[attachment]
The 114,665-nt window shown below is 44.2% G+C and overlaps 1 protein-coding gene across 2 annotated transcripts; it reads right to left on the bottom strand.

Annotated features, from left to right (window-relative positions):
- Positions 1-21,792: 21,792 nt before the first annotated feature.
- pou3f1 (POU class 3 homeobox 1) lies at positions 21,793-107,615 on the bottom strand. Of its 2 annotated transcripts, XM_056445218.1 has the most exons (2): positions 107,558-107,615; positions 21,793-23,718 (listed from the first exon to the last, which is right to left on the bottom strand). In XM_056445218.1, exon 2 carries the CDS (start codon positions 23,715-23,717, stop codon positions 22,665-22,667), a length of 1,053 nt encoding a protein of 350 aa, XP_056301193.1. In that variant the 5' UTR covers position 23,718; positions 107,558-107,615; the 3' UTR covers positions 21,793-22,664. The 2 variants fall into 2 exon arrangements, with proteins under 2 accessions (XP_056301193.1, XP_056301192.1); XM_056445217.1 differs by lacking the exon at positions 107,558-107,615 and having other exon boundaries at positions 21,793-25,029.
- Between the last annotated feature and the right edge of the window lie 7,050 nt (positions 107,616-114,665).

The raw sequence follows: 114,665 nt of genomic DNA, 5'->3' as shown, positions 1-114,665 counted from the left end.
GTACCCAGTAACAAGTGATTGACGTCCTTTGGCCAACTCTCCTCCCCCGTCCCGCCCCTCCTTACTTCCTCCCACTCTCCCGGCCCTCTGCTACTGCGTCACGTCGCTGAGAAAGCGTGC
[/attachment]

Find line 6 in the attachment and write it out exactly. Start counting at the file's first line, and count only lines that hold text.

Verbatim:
The raw sequence follows: 114,665 nt of genomic DNA, 5'->3' as shown, positions 1-114,665 counted from the left end.